Here we reasoned that a CIRBP-dependent increase in mRNA stability in response to UVC would result in a measurable increase in available transcript. Therefore, we used RNA interference against CIRBP coupled with oligonucleotide microarrays to screen for novel CIRBP induced transcripts. Using this strategy, we identified IL1B as a transcript that exhibited a CIRBP-dependent pattern of expression following exposure to 254 nm UV (UVC), 290–320 nm UV (UVB), the chemotherapeutic agent cisplatin and bacterial lipopolysaccaride (LPS) but not moderate hypothermia. Conversely, forced expression of CIRBP increased IL-1β expression. Pharmacological inhibition of IκB kinase (IKK) blocked the induction of IL1B mRNA following UVC and LPS treatment suggesting that the induction of IL1B was NF-κB-dependent. Consistent with this interpretation, siRNAs directed against CIRBP reduced UVC-induced IκBα phosphorylation and NF-κB sequence-specific DNA binding activity. Collectively, these results suggest that disruption of CIRBP reduces NF-κB activity and we suggest that CIRBP may be a novel regulator of inflammation.
Materials and Methods
Cell culture and cell treatment
Normal human neonatal foreskin fibroblasts expressing human telomerase (NFhTrt) were obtained from Mats Ljungman (University of Michigan) . These cells were maintained in DMEM supplemented with 10% fetal bovine serum (Wisent, St.-Bruno, QC) and gentamicin (5 µg/ml, Sigma-Aldrich Canada Ltd) at 37°C at 5% CO2.
For UV-irradiation (UVB- or UVC), medium was removed immediately prior to UV exposure. UVC treatment was performed with a germicidal bulb (Philips G30T8) at 1 J/m2/s while UVB exposure was performed using a F15T8.UVB bulb (UVP Inc., Uplands, CA) at 10 J/m2/s, as determined with a hand held UV-radiometer with UVC and UVB specific detectors (UVP Inc.). Fresh pre-warmed medium was replaced following treatment and cells were returned to the incubator for the indicated period of time.
Cisplatin (Mayne Pharma (Canada) Inc. Montreal, QC) was added to fresh pre-warmed medium to the indicated final concentration, for the indicated period of time. Bacterial lipopolysaccharide (LPS) (Sigma-Aldrich Canada Ltd.) was added to fresh pre-warmed medium to a final concentration of 0.5 µg/mL for 3 hours. LPS was removed and fresh pre-warmed medium was added for the remaining period of time. Cold shock was performed by incubating cells in a humidified tissue culture incubator at 32°C for the indicated period of time (with 5%CO2).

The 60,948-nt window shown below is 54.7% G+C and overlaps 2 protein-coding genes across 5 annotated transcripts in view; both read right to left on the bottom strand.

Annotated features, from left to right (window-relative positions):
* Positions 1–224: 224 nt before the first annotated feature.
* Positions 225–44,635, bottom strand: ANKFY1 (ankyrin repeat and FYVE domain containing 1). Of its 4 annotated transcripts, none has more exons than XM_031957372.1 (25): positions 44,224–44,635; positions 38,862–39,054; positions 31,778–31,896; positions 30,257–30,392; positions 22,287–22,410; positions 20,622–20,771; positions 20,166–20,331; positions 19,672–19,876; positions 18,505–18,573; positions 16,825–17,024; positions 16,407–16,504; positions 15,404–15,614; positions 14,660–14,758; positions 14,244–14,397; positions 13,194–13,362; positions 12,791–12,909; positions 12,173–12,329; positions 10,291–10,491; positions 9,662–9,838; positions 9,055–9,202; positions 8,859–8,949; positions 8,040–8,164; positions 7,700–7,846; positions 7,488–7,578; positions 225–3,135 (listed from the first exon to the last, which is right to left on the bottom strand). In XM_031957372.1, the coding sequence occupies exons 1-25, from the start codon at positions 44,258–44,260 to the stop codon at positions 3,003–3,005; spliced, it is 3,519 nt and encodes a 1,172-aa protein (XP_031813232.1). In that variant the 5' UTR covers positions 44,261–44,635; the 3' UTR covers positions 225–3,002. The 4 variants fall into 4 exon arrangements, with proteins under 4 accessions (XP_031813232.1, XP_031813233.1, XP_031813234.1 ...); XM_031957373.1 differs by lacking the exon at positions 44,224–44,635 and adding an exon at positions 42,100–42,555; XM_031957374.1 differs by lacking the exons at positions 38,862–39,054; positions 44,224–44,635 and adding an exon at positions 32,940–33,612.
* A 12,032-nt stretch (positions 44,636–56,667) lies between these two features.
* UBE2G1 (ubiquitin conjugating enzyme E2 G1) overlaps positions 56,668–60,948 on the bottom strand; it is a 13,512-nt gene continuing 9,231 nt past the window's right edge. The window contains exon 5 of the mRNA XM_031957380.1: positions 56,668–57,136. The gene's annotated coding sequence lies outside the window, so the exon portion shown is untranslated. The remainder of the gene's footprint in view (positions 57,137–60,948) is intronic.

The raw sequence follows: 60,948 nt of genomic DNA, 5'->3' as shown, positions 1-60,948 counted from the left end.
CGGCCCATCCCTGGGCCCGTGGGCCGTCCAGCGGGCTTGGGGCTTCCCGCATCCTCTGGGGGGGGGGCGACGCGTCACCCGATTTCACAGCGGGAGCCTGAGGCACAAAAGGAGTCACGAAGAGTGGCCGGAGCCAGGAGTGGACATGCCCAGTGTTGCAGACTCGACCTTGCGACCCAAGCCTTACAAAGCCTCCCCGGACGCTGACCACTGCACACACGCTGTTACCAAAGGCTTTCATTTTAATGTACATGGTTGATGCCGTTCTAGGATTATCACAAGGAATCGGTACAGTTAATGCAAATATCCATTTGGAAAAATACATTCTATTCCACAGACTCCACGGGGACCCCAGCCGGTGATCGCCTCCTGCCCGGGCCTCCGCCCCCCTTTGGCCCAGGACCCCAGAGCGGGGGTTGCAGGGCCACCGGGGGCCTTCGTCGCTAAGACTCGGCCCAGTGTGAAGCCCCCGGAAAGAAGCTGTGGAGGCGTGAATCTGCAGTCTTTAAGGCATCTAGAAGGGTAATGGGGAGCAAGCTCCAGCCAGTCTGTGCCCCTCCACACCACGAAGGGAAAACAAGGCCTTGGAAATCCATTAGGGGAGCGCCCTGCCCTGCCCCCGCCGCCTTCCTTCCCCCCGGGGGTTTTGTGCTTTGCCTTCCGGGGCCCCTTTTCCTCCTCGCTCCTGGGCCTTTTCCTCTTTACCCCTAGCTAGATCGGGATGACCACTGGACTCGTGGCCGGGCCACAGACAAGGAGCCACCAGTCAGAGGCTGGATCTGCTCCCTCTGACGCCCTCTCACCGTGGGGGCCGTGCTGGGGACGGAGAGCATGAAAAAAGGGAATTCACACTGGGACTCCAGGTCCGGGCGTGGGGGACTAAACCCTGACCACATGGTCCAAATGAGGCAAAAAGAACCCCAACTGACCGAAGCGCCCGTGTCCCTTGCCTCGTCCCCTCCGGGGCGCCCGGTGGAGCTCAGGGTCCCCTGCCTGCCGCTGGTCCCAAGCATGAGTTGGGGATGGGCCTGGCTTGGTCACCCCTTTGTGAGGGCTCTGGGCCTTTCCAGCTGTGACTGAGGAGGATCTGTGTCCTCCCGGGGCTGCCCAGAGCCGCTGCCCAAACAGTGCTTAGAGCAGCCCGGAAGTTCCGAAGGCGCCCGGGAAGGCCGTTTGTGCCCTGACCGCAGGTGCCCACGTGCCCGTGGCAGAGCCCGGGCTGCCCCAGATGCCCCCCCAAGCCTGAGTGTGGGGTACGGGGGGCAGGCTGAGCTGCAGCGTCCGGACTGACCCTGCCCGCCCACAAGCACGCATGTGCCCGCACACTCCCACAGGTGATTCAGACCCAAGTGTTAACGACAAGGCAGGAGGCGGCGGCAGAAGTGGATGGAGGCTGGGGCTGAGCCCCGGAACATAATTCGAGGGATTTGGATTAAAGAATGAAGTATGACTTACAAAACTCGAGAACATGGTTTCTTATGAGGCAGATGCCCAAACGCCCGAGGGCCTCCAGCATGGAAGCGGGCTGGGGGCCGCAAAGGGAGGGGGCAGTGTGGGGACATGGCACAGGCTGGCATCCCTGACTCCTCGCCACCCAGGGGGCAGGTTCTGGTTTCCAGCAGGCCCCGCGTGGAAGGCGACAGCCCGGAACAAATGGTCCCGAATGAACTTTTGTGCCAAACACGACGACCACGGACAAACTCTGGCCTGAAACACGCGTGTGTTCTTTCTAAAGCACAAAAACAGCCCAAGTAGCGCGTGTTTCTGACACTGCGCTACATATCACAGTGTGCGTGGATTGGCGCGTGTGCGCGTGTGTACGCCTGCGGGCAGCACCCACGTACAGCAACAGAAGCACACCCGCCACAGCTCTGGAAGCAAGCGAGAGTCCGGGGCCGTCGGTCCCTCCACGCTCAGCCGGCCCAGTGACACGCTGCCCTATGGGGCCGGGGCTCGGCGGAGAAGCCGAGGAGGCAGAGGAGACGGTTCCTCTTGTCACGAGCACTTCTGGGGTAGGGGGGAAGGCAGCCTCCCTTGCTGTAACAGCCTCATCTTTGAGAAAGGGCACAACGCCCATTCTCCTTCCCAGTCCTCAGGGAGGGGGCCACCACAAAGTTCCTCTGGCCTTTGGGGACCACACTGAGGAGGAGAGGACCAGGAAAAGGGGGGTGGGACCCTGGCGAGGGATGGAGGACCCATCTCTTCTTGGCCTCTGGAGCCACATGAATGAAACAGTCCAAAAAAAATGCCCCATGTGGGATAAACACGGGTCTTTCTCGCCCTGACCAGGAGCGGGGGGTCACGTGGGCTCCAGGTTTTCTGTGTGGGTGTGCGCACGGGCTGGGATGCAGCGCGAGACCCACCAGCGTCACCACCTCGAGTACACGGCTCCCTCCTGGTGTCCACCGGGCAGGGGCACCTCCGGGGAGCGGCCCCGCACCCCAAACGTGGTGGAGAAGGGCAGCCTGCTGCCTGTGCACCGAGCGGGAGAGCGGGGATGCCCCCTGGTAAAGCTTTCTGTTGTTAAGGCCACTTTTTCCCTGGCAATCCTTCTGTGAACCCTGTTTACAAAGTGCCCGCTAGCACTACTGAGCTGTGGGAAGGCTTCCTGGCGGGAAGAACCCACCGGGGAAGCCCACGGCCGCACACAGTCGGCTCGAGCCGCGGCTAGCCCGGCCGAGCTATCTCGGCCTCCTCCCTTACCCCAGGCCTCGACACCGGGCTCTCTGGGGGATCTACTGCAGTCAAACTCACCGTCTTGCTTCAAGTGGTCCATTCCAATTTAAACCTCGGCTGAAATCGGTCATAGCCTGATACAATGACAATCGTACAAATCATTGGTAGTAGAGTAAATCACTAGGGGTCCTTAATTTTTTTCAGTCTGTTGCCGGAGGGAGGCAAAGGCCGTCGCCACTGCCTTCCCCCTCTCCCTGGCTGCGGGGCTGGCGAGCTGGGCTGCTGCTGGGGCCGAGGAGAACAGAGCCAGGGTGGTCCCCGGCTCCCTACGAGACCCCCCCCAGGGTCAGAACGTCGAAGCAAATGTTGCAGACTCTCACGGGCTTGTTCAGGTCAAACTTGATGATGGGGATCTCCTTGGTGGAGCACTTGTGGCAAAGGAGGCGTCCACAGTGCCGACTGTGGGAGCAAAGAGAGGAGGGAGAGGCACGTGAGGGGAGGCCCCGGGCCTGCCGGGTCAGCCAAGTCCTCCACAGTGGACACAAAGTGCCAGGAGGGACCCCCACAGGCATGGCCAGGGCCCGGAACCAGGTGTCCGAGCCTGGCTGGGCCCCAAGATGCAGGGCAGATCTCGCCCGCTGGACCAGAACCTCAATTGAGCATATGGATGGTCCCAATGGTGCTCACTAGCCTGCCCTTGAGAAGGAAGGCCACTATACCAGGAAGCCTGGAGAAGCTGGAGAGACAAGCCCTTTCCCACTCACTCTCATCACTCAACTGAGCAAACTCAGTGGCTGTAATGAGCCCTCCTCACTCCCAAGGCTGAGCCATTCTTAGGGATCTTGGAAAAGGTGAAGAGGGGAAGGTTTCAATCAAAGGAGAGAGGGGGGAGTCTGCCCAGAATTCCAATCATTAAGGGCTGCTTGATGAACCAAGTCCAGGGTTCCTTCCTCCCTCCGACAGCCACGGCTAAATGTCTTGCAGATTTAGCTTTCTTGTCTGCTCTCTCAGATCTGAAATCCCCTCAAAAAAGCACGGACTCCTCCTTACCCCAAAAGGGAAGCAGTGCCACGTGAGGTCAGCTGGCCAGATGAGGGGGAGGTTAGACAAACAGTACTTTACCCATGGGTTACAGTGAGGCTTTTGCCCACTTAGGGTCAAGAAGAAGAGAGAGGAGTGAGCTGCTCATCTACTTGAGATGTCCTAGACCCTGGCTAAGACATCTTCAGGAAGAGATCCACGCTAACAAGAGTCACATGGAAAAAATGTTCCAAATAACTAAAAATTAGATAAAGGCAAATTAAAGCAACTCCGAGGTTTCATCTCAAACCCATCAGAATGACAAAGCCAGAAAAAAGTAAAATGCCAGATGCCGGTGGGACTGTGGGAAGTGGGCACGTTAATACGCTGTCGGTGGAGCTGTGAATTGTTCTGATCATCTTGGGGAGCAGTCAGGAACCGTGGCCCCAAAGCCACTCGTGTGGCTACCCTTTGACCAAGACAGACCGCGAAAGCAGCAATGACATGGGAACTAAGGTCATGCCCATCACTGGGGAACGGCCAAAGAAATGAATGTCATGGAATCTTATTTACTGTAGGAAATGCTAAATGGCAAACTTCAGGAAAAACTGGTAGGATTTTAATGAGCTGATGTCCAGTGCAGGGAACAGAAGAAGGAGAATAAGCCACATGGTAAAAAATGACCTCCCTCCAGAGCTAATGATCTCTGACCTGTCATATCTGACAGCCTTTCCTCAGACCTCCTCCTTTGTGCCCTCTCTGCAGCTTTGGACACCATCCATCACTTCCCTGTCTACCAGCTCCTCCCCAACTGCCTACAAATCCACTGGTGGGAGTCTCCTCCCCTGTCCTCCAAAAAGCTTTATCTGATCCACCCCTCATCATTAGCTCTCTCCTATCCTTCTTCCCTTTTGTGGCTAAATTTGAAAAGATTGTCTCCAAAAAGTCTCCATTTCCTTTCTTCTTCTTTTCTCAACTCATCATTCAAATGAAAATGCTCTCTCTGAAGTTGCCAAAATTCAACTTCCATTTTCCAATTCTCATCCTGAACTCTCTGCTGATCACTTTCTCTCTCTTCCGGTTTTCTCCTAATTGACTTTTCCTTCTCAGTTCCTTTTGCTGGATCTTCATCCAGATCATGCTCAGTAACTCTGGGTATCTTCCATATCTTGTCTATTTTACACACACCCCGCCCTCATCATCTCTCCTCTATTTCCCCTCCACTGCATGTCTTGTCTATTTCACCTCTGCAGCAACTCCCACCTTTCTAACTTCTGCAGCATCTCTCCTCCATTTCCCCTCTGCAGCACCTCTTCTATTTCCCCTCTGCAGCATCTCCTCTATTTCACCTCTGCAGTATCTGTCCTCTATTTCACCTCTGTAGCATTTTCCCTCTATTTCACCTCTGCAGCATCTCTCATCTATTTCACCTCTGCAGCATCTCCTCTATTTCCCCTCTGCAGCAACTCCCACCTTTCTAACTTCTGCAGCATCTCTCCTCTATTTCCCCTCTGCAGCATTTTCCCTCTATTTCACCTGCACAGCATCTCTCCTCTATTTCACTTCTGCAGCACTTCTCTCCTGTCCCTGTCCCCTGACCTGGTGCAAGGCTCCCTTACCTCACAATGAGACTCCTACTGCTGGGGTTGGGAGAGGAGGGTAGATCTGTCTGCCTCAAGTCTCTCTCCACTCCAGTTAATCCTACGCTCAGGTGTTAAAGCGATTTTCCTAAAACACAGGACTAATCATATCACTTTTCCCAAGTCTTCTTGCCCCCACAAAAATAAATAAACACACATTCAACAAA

Cells were counted with a ViCell XR automated cell counter (Beckman coulter) and approximately 106 cells in 10 cm culture dishes were either mock-transfected or transfected with siRNA targeting CIRBP (GUACGGACAGAUCUCUGAAdTdT, Dharmacon Inc., Lafayette, CO), Il1b (On-Targetplus SMARTpool Il1B, Dharmacon Inc.) or a non-targeting control (siCONTROL® Non-Targeting siRNA #1, Dharmacon Inc.) at 100 nM final concentration using Oligofectamine Reagent and Opti-MEM I (Invitrogen) according to the manufacturer's instructions. Cells were split 1 to 2, 24 hours following transfection, transfected a second time and cells were treated 48 hours later, with 20 J/m2 UVC, 150 J/m2 UVB, 10 µM of cisplatin or 0.5 µg/ml LPS and collected at the indicated times for either protein or RNA extraction. The non-targeting control siRNA did not significantly affect the expression of CIRBP or IL1B compared to mock-transfected controls (P≥0.05, single sample t test).
Total RNA was collected from untreated, UVC treated or cold shocked fibroblasts that were either transfected with control or anti-CIRBP siRNA using the RNeasy Mini kit (Qiagen). Human Genome U133plus2.0 oligonucleotide arrays (Affymetrix, Santa Clara, CA) were used for expression analysis. Labeling of cDNAs and hybridation were performed at the Affymetrix Gene-Chip Facility of StemCore Laboratories at the Ottawa Hospital Research Institute (Ottawa, ON, Canada). Analysis was performed using Affymetrix Microarray Suite 6.0 software (MAS6.0). Genes were considered to be induced if they were statistically increased in treated samples (P≤0.0025,Wilcoxon signed rank test) in 2 independent experiments compared to controls by an average of two fold or more , .
Cells were harvested, rinsed with PBS, lysed with 1% SDS, sonicated for 10 s using a microtip sonifier (VWR International Ltd., Mississauga, ON) and protein concentration determined using the BioRad Protein Assay (BioRad). Whole cell lysates were prepared for gel electrophoresis in LDS NuPage sample buffer (Invitrogen). Proteins (25 µg per lane) were separated in 4–12% Bis-Tris NuPAGE pre-cast gels (Invitrogen), transfer to PVDF membrane (Immobilon-P, Millipore) and stained with Ponceau S Red (5 mg/ml in 2% glacial acetic acid) to confirm transfer of proteins. The membrane was blocked overnight at room temperature in PBSMT-A (PBS, 5% nonfat dry milk powder, 0.05% Tween 20), incubated with primary antibody for 1 hour at room temperature diluted in PBSMT-B (PBS, 0.5% nonfat dry milk powder, 0.05% Tween20). Membranes were subsequently washed in PBST (PBS, 0.05% Tween20) and incubated with the appropriate peroxidase conjugated secondary antibody. Protein bands were visualized using SuperSignal West Pico Chemiluminescent Substrate (Pierce) and Kodak film. To visualize additional proteins with the same membrane, antibodies were stripped with Restore Western Blot Stripping Buffer (Pierce).